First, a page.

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Extractions

Sometimes, when a tooth breaks or becomes infected, the patient chooses to have that tooth removed from the mouth, which is also called an extraction.

Extractions begin by adequately numbing up the area. Under almost all circumstances, the extraction themselves shouldn’t be painful. You will feel lots of pressure as the tooth is being removed, but not sharp pain. If you do feel pain, have the dentist stop immediately and apply more anesthetic. During the course of an extraction, you may also hear cracking or popping, which is normal. When a tooth doesn’t come out easily, the dentist may need to make an incision in the surrounding gums and remove some of the bone around the tooth to make sure the entire tooth comes out. Sometimes the dentist may also cut the tooth into pieces and remove the pieces separately. Both are common procedures and shouldn’t distress you.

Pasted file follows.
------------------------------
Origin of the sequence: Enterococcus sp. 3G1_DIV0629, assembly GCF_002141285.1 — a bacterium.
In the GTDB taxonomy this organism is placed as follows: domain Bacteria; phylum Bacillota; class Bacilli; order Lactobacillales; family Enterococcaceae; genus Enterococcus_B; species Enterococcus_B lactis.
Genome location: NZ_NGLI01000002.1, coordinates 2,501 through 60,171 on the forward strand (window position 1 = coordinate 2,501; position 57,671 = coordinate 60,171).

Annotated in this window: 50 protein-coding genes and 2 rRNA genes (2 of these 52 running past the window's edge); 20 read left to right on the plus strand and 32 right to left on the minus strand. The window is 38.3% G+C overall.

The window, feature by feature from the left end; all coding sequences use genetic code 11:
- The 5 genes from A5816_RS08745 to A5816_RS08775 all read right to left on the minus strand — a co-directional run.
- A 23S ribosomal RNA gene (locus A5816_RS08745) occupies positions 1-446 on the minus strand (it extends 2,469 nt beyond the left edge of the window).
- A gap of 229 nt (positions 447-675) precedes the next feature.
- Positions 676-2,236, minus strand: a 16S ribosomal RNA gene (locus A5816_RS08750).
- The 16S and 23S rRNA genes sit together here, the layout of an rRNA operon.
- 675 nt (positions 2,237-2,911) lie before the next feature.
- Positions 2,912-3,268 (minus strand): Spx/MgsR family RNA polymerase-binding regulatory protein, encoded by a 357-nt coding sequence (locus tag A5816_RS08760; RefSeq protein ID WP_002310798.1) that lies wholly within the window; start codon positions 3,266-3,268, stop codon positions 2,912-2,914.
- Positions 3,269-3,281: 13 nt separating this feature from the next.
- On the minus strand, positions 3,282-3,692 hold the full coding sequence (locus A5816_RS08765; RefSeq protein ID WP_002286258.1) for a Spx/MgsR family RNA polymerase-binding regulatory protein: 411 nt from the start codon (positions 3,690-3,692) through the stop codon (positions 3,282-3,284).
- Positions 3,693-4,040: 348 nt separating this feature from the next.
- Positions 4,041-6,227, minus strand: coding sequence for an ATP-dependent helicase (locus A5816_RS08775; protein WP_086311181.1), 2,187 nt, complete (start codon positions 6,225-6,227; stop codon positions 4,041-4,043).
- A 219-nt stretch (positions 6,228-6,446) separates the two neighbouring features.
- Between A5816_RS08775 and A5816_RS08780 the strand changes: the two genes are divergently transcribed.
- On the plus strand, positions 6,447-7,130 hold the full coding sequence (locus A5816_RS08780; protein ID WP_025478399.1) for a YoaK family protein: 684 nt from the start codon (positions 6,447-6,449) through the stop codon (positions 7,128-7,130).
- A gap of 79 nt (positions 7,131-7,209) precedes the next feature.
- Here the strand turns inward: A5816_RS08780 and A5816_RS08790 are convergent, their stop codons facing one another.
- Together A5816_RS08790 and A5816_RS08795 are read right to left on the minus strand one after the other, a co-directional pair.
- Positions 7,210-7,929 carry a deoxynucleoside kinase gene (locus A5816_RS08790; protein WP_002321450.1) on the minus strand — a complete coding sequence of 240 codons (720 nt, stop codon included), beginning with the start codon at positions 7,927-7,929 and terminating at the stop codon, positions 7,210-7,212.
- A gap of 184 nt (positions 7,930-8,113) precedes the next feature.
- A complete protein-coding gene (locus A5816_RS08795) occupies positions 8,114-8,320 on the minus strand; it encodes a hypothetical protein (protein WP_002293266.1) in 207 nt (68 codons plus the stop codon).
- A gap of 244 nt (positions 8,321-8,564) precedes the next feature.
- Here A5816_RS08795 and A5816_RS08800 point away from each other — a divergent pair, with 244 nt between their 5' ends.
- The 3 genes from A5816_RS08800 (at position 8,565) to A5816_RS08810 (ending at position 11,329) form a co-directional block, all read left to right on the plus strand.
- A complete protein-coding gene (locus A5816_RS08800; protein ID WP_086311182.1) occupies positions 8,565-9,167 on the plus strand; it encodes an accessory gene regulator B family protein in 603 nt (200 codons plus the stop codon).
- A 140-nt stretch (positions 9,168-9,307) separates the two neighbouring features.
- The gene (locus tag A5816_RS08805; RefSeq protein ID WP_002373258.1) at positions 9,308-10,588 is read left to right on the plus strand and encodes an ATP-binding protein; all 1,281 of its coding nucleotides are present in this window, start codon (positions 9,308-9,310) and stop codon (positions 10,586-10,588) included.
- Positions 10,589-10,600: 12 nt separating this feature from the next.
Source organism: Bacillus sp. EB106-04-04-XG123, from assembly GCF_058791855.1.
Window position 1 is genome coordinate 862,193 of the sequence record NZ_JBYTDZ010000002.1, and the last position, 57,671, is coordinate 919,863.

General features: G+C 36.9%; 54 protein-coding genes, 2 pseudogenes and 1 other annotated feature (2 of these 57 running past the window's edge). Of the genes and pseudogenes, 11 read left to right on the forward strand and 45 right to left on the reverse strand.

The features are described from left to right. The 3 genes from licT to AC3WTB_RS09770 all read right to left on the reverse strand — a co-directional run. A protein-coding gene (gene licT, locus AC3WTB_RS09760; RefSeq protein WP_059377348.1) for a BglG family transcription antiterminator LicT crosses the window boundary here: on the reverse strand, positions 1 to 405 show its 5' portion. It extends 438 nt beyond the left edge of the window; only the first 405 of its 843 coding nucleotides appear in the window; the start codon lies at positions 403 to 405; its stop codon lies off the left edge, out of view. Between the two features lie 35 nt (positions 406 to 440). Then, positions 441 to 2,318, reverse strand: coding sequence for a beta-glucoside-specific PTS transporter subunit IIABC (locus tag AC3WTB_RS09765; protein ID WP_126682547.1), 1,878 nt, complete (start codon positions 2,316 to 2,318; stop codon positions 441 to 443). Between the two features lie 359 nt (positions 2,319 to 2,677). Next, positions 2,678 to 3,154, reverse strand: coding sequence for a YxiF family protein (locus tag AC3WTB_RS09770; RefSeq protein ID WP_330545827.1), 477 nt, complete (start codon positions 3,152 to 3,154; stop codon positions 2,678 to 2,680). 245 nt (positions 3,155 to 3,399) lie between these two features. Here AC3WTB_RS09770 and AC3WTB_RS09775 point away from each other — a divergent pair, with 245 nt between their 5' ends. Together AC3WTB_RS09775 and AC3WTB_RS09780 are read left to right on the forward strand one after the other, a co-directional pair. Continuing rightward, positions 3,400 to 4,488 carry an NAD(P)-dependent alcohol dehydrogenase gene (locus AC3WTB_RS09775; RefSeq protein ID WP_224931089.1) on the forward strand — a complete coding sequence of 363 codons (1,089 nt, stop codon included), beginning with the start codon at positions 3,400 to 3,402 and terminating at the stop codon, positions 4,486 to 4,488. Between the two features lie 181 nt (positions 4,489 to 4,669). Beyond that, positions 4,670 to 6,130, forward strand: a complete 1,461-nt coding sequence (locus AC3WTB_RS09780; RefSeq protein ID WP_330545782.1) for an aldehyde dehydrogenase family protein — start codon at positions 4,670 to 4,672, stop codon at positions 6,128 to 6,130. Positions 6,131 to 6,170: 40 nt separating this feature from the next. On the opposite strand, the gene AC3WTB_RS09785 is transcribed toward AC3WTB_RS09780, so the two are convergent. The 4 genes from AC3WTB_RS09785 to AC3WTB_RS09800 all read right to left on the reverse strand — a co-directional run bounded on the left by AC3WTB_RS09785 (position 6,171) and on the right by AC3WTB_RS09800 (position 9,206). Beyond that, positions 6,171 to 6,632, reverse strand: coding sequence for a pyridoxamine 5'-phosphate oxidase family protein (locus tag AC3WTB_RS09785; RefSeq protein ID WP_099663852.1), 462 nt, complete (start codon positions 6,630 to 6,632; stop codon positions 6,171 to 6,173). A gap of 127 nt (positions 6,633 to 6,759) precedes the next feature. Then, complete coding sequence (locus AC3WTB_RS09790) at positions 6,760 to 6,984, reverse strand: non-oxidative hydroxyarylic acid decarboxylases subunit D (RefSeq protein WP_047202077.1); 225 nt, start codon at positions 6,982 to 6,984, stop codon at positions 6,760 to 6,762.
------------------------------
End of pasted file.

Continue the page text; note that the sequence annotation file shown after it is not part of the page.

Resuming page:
Post-Procedure

After the extraction has been completed, the dentist may place one or more stitches, often using a dissolvable stitch that will fall out in 5-7 days.

After the surgery, you will need to rest your mouth. You can expect for the extraction site to bleed for a little while after the surgery. Gauze will be applied at the completion of the surgery, and you will need to change it when it becomes soaked. If bleeding continues for longer than 24 hours you should call your dentist. Rest when you return home, but do not lie flat. This could prolong the bleeding. Prop your head up on a pillow when lying down. Your dentist will likely prescribe you pain medication. You can also use an ice pack for the pain, rotating 10 minutes on, 10 minutes off for 30-40 minutes if needed. You will be limited to soft foods for a few days after your surgery, and nothing too hot, too cold or too spicy.

When drinking, make sure you do not use a straw. The sucking motion can loosen your sutures and slow the clotting process. The same goes for smoking. If you have prolonged pain, bleeding, irritation, or don’t feel that the extraction site is healing properly call your dentist for a follow-up visit.